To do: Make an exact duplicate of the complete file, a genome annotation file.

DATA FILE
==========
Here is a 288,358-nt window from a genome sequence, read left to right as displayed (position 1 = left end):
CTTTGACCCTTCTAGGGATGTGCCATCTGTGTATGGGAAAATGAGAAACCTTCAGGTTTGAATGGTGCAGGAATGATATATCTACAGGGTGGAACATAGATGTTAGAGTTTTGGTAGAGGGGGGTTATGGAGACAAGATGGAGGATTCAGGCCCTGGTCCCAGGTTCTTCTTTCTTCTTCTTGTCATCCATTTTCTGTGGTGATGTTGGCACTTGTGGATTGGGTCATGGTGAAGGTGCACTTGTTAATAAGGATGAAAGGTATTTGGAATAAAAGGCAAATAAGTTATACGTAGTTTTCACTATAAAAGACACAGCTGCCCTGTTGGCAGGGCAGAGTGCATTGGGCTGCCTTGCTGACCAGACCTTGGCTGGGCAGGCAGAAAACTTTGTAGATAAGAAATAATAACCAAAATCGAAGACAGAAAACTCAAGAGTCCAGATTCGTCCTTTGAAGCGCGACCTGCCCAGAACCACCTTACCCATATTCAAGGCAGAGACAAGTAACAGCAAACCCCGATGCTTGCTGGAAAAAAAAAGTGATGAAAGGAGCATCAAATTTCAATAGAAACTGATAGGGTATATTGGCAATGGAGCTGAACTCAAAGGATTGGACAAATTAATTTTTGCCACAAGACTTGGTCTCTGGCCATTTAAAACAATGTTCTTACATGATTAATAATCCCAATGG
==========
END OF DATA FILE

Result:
Here is a 288,358-nt window from a genome sequence, read left to right as displayed (position 1 = left end):
CTTTGACCCTTCTAGGGATGTGCCATCTGTGTATGGGAAAATGAGAAACCTTCAGGTTTGAATGGTGCAGGAATGATATATCTACAGGGTGGAACATAGATGTTAGAGTTTTGGTAGAGGGGGGTTATGGAGACAAGATGGAGGATTCAGGCCCTGGTCCCAGGTTCTTCTTTCTTCTTCTTGTCATCCATTTTCTGTGGTGATGTTGGCACTTGTGGATTGGGTCATGGTGAAGGTGCACTTGTTAATAAGGATGAAAGGTATTTGGAATAAAAGGCAAATAAGTTATACGTAGTTTTCACTATAAAAGACACAGCTGCCCTGTTGGCAGGGCAGAGTGCATTGGGCTGCCTTGCTGACCAGACCTTGGCTGGGCAGGCAGAAAACTTTGTAGATAAGAAATAATAACCAAAATCGAAGACAGAAAACTCAAGAGTCCAGATTCGTCCTTTGAAGCGCGACCTGCCCAGAACCACCTTACCCATATTCAAGGCAGAGACAAGTAACAGCAAACCCCGATGCTTGCTGGAAAAAAAAAGTGATGAAAGGAGCATCAAATTTCAATAGAAACTGATAGGGTATATTGGCAATGGAGCTGAACTCAAAGGATTGGACAAATTAATTTTTGCCACAAGACTTGGTCTCTGGCCATTTAAAACAATGTTCTTACATGATTAATAATCCCAATGG